Hillsborough deaths: Duckenfield trial starts
Almost 30 years after 96 men, women and children were killed at the FA Cup semi-final between Liverpool and Nottingham Forest at Sheffield Wednesday’s Hillsborough football ground, the police officer who was in command of the match, David Duckenfield, will today stand trial on a criminal charge of causing the deaths by gross negligence manslaughter.
Duckenfield was newly promoted by South Yorkshire police to the rank of chief superintendent when he took charge of safety at the match, which was played on 15 April 1989. He is charged with failing in his duty to take reasonable care for the safety of spectators at the Leppings Lane and North Stand areas of Hillsborough.
The semi-final was attended by 54,000 people, 24,000 of them Liverpool supporters who had been allocated those sides of the ground. The Crown Prosecution Service (CPS) alleges that Duckenfield’s breach of his duty of care – to prevent people being crushed in pens three and four of the Leppings Lane terrace – amounted to gross negligence and was “a substantial cause” of the deaths.
Graham Mackrell, Sheffield Wednesday club secretary and safety officer at the time, will stand trial alongside Duckenfield on two counts of breaching his duties under safety legislation.
Mackrell is charged with failing to agree with the police the number of turnstiles to be used by Liverpool supporters for admission to the Leppings Lane terrace, an alleged breach of the club’s safety certificate under the Safety of Sports Grounds Act 1975, the first-ever prosecution under that legislation. He is also charged with failing to take reasonable care of people’s safety under the Health and Safety at Work Act 1974, including by failing to draw up contingency plans for coping with a large buildup of spectators outside the ground.
The trial at Preston crown court, which will be presided over by the high court judge Sir Peter Openshaw, is scheduled to last four months. Openshaw is expected to pause the trial in April during the week of the disaster’s anniversary for commemorations and remembrances of those who were killed.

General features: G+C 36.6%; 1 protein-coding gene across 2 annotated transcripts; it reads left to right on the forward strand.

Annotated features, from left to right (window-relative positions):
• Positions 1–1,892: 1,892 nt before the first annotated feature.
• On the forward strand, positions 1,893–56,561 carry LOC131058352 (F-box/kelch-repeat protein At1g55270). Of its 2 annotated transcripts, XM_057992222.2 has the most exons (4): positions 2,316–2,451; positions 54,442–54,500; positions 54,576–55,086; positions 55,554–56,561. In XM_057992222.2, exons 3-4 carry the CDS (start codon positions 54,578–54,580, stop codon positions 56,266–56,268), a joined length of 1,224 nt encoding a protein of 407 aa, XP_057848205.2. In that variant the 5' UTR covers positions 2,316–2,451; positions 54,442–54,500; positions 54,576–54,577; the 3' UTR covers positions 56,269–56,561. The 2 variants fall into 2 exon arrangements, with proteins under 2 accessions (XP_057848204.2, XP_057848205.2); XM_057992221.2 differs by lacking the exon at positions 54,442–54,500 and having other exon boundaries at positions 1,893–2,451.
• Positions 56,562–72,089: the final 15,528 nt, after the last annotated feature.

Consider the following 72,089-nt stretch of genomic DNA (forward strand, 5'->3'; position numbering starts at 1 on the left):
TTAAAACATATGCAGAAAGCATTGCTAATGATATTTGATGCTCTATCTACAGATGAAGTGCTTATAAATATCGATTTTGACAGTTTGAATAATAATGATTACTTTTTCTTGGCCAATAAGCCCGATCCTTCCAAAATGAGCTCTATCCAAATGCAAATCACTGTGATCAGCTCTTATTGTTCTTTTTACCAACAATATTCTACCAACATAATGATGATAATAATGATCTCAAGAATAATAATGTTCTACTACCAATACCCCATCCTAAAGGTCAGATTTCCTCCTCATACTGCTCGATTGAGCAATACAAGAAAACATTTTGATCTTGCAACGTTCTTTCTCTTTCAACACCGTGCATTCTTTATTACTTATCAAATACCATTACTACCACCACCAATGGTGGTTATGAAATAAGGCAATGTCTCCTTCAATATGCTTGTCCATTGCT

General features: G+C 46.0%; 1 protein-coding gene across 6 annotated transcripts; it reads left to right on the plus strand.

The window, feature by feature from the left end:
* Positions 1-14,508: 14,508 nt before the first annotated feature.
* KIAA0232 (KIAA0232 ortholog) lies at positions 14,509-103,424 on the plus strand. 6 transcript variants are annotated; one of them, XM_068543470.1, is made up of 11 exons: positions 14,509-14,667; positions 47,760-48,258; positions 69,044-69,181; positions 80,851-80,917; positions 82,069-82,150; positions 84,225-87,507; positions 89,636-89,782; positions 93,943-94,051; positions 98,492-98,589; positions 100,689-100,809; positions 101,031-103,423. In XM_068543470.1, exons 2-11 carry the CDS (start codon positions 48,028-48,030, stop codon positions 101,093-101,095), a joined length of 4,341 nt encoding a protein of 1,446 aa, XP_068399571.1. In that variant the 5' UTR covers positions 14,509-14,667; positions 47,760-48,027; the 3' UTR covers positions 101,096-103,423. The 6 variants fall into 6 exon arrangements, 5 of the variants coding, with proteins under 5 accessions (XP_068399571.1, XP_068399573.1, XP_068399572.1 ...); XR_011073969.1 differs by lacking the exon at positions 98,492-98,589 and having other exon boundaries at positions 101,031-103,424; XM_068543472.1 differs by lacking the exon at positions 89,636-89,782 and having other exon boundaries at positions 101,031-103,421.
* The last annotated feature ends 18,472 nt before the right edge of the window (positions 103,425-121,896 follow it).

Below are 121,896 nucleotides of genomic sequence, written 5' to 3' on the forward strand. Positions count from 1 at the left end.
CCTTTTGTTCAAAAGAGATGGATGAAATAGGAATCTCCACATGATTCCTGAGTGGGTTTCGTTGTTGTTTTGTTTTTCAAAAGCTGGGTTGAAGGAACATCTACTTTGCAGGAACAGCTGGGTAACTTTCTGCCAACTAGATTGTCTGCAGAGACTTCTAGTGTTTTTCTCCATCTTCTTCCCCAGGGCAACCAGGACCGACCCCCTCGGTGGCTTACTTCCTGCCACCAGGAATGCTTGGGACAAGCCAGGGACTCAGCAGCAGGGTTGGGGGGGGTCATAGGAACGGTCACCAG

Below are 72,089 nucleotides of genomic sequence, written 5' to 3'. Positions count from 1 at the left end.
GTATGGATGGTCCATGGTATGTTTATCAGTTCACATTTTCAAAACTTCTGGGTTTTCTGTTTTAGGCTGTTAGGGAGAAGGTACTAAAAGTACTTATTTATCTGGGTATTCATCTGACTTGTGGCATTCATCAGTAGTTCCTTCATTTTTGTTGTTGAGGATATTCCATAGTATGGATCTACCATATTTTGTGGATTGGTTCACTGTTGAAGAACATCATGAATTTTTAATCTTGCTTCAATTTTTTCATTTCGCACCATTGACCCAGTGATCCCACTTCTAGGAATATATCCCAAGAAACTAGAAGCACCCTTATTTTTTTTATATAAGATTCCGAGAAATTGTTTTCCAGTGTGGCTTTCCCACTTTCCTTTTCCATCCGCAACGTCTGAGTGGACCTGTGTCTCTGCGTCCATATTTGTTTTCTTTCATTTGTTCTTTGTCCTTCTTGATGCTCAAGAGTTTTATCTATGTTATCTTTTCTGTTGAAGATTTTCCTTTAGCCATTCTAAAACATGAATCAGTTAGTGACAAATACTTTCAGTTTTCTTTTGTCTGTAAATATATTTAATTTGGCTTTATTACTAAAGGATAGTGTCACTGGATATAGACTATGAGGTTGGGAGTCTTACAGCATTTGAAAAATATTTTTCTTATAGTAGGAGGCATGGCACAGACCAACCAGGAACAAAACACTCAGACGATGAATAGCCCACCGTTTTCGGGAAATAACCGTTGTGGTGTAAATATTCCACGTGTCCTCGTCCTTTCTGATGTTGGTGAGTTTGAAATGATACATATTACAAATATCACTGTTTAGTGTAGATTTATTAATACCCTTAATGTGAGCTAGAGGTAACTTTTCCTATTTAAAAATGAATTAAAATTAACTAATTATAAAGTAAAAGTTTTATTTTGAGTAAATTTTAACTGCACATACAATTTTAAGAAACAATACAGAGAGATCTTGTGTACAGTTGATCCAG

The CPS charged Duckenfield and Mackrell in June 2017, based on a police investigation into the disaster set up after the report by the Hillsborough Independent Panel in September 2012.
Both Duckenfield and Mackrell have pleaded not guilty to the charges in pretrial hearings. The maximum sentence for manslaughter by gross negligence is life in prison. The maximum sentence for the first charge faced by Mackrell is two years in prison; for the second charge he faces the maximum is an unlimited fine.
Duckenfield is charged with a single count of unlawful killing, manslaughter by gross negligence, in relation to 95 of the people who died. No charge could be brought in relation to the death of the 96th victim, Tony Bland. Duckenfield has not been charged in relation to Bland’s death because according to the law in 1989 a criminal charge of manslaughter could not be applied if the victim died longer than a year and a day after the alleged breaches of care occurred.
The first day of the trial is expected to be concerned with selecting a jury . The lead barrister for the CPS, Richard Matthews QC, is expected to open the case against Duckenfield and Mackrell tomorrow or on Wednesday.
Three other men face criminal charges in relation to the disaster in a separate trial scheduled to start in September. Donald Denton, who was a South Yorkshire police chief superintendent at the time, the former police DCI Alan Foster, and Peter Metcalf, then the force’s solicitor, are charged with doing acts following the disaster with intent to pervert the course of justice. They deny the charges.
▲ David Duckenfield has pleaded not guilty to the manslaughter charge